Movie Review: "The Possession of Hannah Grace" (2018)
Exorcism and possession are tried and true settings that also come with a fairly extensive set of tropes attached: contorted and crunchy spinal twists, yelling preachers, spider-walks, the utterance of terrible epithets, and distraught parents. The Possession of Hannah Grace has all those things in abundance along with an insanely dark color palette and dreary vibe. Setting the majority of the film inside a morgue that looks like the horror cousin of every location in Equilibrium changes the game a bit, but it’s not enough to make it one of the must-see outings of 2018.
Megan Reed (Shay Mitchell; Pretty Little Liars) is a former cop who’s struggling through addiction, a fresh breakup with her cop ex-boyfriend, Andrew (Grey Damon; CW series The Flash), and a traumatic incident where she failed to act and cost her partner his life. Her AA sponsor, Lisa (Stana Katic; ABC series Castle), gets her a job on night intake at the Boston Metro Hospital (sounds therapeutic, right?). Soon after she starts, she receives the body of Hannah Grace (Kirby Johnson). Things rapidly spiral out of control. At first, her drawer won’t stay shut. Then her body disappears. Before you can say “this isn’t right!” a man sneaks into the morgue and attempts to cremate her body, attacking Megan and security in the process. It only gets worse from there- her drawer won’t stay shut, the body disappears and reappears, and her wounds are healing. Also, why are her eyes a different color now?
Here’s the things about The Possession of Hannah Grace: while the possession angle is necessary to the hook of the narrative, it’s the least compelling part of the film. The exorcism scene is a class in Tropes 101, bolstered slightly by a surprise move from Dad (Louis Herthum; HBO series Westworld). The meat of the story really lies with Megan and her personal demons (a clear metaphoric echo to the force hiding inside the body of Hannah). Shay Mitchell is a fantastic actress who makes the best of a relatively hollow character. Her work carries the compelling part of the story.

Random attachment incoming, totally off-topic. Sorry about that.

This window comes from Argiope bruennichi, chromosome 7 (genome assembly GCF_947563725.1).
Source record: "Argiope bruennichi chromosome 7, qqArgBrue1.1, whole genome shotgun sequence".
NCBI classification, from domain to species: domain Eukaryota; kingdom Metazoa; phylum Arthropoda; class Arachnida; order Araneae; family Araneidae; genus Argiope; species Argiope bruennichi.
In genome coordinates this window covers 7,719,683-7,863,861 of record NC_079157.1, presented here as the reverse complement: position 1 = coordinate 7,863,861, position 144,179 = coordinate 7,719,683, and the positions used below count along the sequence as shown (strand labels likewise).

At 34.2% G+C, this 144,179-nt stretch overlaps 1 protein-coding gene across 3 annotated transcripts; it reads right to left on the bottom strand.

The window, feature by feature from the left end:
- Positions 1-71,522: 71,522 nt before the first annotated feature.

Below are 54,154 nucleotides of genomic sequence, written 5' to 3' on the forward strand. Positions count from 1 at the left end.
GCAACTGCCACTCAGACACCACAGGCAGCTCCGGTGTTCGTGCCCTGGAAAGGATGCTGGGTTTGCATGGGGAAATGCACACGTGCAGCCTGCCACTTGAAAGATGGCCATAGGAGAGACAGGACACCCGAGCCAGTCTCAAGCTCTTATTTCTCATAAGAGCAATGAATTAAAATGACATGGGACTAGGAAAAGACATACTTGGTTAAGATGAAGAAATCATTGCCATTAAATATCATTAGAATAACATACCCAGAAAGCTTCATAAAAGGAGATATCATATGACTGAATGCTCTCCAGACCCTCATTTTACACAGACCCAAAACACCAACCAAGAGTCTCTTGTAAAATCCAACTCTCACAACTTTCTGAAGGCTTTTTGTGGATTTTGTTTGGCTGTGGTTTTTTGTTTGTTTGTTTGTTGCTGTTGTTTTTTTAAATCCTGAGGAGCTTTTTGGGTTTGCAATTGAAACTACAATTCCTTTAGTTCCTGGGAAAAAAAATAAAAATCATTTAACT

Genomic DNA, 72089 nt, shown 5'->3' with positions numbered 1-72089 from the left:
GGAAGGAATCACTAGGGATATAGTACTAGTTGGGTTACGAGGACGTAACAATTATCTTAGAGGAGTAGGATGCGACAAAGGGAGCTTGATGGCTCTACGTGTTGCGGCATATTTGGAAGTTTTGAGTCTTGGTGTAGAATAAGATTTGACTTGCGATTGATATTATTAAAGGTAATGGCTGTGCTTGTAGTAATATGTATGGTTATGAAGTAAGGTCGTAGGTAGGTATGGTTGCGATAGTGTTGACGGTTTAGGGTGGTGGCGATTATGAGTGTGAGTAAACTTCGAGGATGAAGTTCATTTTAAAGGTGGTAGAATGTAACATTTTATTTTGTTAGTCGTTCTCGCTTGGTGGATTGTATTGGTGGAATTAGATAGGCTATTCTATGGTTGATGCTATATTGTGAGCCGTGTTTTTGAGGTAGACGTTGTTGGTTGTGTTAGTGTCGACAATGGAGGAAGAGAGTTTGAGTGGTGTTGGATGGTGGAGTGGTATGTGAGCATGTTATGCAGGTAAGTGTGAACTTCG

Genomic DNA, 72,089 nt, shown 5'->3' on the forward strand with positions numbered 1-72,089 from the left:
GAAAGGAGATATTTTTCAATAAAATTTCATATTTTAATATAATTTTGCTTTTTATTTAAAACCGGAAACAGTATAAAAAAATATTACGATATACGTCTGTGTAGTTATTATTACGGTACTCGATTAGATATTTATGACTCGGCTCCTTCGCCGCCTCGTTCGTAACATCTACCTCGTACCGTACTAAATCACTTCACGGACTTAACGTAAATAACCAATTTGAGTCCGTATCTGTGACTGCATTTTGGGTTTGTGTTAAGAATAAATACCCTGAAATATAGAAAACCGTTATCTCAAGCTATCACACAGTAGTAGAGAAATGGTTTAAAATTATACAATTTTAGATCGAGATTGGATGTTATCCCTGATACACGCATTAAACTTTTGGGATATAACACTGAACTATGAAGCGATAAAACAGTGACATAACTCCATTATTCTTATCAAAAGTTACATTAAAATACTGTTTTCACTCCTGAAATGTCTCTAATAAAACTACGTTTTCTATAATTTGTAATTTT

Once the story settles into the overly dark morgue, the standard scares get rolling. You won’t see anything here that you haven’t seen before (and probably more effectively done), but Kirby Johnson makes it worth your while. A contortionist and talented dancer, she has a physicality that helps her to really inhabit the role and make it freaky. Hardened horror fiends may roll their eyes at the “been there, done that” action, but you really must give it up for good old Hannah…she’s a memorable character. It’s one of the better performances of the year in a movie that isn’t one of the year’s best. The SFX work is high quality and gruesome, though sparse.
Depending on how easily you are bothered by repetitive jump scares and auditory tricks to build tension (i.e. are you a horror vet?), you may find something here for you. There is one standout scene that works its way up level after level of a stairwell that is visually symbolic, beautifully shot, and hideously effective. You’ll know it when you see it.
The Possession of Hannah Grace is, in short, nothing that you haven’t seen before. That isn’t to say that it’s dreck by any stretch, but it ends up earning that most damnable of praise: you could do a lot worse, but you could also do much better.
2.5 out of 5.0 stars